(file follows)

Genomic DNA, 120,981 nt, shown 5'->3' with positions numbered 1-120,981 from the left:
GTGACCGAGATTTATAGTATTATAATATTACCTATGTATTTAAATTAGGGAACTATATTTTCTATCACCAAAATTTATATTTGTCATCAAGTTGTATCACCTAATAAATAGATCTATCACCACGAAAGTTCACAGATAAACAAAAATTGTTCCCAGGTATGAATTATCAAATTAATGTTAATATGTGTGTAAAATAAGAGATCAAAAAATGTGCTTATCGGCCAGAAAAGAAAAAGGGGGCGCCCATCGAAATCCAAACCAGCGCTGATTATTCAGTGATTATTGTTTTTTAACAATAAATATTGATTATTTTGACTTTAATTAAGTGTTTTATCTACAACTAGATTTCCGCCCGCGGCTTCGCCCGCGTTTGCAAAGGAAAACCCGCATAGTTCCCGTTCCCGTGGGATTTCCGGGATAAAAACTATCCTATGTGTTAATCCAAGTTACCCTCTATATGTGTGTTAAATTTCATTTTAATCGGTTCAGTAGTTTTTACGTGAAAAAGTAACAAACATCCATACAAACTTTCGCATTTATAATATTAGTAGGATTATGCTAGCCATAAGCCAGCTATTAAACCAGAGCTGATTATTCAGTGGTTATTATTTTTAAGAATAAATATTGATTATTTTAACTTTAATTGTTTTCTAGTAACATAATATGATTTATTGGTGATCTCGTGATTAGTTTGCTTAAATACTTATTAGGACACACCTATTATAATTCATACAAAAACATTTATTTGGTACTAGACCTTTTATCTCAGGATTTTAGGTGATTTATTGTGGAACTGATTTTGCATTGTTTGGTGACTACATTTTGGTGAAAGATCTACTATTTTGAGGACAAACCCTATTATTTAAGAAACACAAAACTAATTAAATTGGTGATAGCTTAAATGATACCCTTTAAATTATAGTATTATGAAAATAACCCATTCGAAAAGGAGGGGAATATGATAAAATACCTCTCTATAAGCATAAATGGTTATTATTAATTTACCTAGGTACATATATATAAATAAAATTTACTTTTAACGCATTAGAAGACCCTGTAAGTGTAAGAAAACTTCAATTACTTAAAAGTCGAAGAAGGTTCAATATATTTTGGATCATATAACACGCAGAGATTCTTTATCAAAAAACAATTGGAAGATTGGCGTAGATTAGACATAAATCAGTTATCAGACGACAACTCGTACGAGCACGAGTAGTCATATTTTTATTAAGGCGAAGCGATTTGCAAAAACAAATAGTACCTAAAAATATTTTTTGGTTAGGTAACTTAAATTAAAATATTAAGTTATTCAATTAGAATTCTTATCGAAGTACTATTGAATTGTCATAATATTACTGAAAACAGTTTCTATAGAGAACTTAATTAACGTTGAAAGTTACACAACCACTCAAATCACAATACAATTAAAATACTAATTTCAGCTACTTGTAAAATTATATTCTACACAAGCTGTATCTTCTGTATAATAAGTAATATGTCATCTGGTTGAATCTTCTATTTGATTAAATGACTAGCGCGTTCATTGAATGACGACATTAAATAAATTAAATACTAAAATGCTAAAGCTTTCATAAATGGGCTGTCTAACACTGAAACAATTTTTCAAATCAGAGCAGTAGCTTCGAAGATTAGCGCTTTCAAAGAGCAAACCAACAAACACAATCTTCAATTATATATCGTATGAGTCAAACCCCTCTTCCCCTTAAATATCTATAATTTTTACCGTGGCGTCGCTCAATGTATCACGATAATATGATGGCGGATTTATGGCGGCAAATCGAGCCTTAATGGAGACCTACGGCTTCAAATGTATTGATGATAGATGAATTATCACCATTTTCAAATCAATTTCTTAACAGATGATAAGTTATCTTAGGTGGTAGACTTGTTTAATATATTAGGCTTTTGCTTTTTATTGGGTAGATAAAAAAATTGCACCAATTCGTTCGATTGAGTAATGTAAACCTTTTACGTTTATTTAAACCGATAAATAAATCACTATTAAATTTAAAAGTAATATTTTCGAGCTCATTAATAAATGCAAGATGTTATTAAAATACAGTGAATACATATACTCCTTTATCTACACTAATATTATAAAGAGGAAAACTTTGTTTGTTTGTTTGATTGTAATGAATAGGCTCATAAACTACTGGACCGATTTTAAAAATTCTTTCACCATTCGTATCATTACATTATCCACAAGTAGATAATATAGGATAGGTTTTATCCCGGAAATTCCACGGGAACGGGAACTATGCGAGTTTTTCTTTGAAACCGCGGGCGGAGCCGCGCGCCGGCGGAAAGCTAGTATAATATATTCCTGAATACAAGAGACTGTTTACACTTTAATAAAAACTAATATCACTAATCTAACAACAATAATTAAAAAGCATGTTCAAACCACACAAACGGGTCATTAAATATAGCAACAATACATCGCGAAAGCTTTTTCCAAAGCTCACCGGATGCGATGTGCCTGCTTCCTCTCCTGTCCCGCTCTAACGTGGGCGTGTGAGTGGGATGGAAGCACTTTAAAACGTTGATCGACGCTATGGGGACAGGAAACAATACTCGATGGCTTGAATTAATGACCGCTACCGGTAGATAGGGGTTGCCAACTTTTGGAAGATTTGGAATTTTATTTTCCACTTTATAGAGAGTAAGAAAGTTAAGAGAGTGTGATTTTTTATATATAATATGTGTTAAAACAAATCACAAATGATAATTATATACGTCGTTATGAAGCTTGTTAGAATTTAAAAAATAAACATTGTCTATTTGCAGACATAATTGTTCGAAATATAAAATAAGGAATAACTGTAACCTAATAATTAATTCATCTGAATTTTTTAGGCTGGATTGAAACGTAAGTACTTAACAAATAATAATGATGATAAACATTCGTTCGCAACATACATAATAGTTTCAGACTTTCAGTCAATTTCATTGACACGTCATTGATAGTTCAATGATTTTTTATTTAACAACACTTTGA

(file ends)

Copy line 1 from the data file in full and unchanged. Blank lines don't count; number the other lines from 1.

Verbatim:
Genomic DNA, 120,981 nt, shown 5'->3' with positions numbered 1-120,981 from the left: